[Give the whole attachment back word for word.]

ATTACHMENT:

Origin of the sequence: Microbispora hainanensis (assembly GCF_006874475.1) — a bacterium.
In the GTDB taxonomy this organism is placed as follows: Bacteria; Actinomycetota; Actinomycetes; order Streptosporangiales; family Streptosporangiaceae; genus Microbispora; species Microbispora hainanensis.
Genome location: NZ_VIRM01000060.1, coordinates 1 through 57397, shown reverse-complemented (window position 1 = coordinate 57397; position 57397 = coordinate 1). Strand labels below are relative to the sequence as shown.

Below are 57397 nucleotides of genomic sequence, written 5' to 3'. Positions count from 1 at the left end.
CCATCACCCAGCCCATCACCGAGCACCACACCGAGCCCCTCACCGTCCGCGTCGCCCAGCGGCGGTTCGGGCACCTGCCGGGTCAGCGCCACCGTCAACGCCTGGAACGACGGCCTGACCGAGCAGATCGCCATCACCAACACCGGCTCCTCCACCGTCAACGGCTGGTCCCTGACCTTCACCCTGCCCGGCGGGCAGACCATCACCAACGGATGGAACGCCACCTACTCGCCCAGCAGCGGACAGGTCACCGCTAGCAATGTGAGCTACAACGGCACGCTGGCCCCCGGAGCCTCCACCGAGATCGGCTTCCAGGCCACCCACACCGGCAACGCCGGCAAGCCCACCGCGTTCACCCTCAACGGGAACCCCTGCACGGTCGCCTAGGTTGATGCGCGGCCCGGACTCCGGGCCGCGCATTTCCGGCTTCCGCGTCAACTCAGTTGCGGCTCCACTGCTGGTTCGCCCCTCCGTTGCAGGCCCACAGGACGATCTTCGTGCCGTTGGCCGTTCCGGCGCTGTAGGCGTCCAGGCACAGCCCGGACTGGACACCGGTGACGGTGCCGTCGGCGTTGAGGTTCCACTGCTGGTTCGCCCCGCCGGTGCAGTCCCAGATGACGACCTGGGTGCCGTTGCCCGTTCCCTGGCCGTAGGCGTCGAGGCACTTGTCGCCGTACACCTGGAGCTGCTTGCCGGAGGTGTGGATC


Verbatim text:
Origin of the sequence: Microbispora hainanensis (assembly GCF_006874475.1) — a bacterium.
In the GTDB taxonomy this organism is placed as follows: Bacteria; Actinomycetota; Actinomycetes; order Streptosporangiales; family Streptosporangiaceae; genus Microbispora; species Microbispora hainanensis.
Genome location: NZ_VIRM01000060.1, coordinates 1 through 57397, shown reverse-complemented (window position 1 = coordinate 57397; position 57397 = coordinate 1). Strand labels below are relative to the sequence as shown.

Below are 57397 nucleotides of genomic sequence, written 5' to 3'. Positions count from 1 at the left end.
CCATCACCCAGCCCATCACCGAGCACCACACCGAGCCCCTCACCGTCCGCGTCGCCCAGCGGCGGTTCGGGCACCTGCCGGGTCAGCGCCACCGTCAACGCCTGGAACGACGGCCTGACCGAGCAGATCGCCATCACCAACACCGGCTCCTCCACCGTCAACGGCTGGTCCCTGACCTTCACCCTGCCCGGCGGGCAGACCATCACCAACGGATGGAACGCCACCTACTCGCCCAGCAGCGGACAGGTCACCGCTAGCAATGTGAGCTACAACGGCACGCTGGCCCCCGGAGCCTCCACCGAGATCGGCTTCCAGGCCACCCACACCGGCAACGCCGGCAAGCCCACCGCGTTCACCCTCAACGGGAACCCCTGCACGGTCGCCTAGGTTGATGCGCGGCCCGGACTCCGGGCCGCGCATTTCCGGCTTCCGCGTCAACTCAGTTGCGGCTCCACTGCTGGTTCGCCCCTCCGTTGCAGGCCCACAGGACGATCTTCGTGCCGTTGGCCGTTCCGGCGCTGTAGGCGTCCAGGCACAGCCCGGACTGGACACCGGTGACGGTGCCGTCGGCGTTGAGGTTCCACTGCTGGTTCGCCCCGCCGGTGCAGTCCCAGATGACGACCTGGGTGCCGTTGCCCGTTCCCTGGCCGTAGGCGTCGAGGCACTTGTCGCCGTACACCTGGAGCTGCTTGCCGGAGGTGTGGATC